I don’t know why I stuttered.  I am not really ashamed of what I do.  Obviously I would not be blogging about it online if I were.  But stutter I did, as I admitted that I was a physician.  Admitted, is this what the once noble profession I dreamed of being as a child came too?  Or maybe it was that I was caught off guard, since it was an early dinner due to having to leave work early in the afternoon to take my youngest to speech, and then kill time between therapy and a skate party.  And maybe that I was worried I would have to explain.

I spend a lot of my day explaining things.  Why I don’t take call, why I don’t go to the hospital regularly, why I have no desire to work in the ER, why I leave early on Tuesday and don’t see patients on Thursday.  And maybe that was the reason.  However, he did not ask for explanations, he actually was reassuring that my career was not equivalent to that of a drug dealer, even though some days, I think that is what I have become, at least in the eyes of some patients.

Maybe I spend too much time online, reading the terrible things people say about doctors, how they make too much money, they rush in and out of rooms too fast, they take too much time to get to their room, that they just don’t care.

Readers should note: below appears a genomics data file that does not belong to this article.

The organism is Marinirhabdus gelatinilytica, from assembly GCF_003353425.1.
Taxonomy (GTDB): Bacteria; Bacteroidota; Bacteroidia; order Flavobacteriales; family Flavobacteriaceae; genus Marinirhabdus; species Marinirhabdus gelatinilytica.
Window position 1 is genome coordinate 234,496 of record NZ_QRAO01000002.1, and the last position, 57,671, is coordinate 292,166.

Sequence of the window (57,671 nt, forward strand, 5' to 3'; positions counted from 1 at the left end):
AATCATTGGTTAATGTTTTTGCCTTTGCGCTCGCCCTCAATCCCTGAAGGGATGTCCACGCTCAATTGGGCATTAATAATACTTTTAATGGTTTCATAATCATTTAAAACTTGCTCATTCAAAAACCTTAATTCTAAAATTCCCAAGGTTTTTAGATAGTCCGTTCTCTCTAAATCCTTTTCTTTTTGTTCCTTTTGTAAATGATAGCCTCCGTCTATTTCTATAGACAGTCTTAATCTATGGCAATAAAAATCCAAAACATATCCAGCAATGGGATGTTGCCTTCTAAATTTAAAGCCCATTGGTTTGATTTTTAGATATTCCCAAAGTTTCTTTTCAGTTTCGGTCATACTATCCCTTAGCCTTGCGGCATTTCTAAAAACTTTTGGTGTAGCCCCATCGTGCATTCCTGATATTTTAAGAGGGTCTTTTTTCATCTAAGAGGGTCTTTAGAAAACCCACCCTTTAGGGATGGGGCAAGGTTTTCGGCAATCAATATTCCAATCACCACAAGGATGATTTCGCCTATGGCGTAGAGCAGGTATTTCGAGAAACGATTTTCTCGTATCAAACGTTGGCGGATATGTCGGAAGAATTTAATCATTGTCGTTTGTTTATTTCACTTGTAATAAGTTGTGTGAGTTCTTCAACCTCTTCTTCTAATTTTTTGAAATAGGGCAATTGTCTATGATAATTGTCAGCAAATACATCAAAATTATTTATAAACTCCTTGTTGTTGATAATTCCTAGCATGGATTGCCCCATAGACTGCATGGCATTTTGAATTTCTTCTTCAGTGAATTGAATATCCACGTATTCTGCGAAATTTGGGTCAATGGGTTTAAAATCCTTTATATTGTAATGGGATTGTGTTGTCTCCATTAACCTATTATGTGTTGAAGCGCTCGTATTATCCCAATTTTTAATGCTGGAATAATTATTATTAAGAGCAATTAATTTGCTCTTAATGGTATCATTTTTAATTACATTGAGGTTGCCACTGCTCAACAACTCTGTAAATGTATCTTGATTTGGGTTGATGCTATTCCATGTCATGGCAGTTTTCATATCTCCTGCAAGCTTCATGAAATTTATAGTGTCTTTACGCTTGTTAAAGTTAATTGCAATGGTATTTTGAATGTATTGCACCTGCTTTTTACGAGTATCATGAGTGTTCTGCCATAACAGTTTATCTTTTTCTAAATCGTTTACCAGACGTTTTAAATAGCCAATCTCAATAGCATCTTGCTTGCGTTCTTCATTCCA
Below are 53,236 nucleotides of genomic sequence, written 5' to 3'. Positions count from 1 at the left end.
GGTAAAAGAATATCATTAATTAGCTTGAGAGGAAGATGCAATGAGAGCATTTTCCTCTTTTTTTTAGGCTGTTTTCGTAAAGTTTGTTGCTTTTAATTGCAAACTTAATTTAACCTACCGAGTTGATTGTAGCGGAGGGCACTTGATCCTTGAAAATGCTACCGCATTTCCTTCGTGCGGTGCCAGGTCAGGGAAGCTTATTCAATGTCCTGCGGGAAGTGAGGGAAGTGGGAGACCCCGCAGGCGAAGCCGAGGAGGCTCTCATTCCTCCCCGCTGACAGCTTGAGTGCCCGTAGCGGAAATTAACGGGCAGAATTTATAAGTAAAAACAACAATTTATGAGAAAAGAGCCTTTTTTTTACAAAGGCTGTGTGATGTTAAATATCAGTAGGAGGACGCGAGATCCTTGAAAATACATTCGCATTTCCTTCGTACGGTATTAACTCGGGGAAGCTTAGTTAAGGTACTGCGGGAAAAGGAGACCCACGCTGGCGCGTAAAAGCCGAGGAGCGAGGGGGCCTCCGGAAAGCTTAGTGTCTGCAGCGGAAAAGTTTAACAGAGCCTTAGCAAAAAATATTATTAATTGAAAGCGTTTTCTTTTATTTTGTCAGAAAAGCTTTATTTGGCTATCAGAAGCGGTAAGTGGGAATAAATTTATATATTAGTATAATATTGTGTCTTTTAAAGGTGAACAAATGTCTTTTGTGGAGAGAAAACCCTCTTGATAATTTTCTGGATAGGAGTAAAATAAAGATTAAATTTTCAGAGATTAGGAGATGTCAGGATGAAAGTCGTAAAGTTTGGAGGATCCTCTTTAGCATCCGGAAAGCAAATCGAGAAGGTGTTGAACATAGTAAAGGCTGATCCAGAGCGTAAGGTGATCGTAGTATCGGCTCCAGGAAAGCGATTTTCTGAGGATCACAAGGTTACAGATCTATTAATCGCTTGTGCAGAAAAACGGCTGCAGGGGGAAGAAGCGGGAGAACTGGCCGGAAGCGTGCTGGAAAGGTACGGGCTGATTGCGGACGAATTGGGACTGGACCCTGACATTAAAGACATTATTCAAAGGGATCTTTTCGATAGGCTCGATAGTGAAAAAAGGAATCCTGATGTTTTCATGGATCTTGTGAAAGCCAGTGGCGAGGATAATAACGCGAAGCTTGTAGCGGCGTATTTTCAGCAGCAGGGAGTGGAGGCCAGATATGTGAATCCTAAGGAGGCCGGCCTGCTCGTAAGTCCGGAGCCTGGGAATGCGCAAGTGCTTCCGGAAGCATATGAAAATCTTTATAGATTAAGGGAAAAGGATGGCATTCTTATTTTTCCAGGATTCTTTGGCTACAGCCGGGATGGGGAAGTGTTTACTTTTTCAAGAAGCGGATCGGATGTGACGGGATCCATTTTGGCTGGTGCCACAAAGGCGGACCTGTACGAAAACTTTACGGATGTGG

I heard a joke once in training that the person who yells out first “Is there a doctor here?” is probably a physician themselves.  And sometimes, I wonder if that is true.  The days, weeks, months, years of fighting public perception as a money hungry individual willing to throw their patient under the bus for a dollar on one side, and the fighting for the dollars rightfully earned trying to provide the patient care that they deserve may have worn us down.  The time spent fighting against liability claims and fear of lawsuits despite no wrong doing, maybe those have worn us down as a profession.  The stories of physicians who have stopped to help someone on the side of the road and despite no wrong doing receiving a lawsuit for a bad outcome.  Maybe that is why we no longer stand up and say I am a doctor.  Or maybe, I just I don’t want to be chased through the grocery store to look at a mole.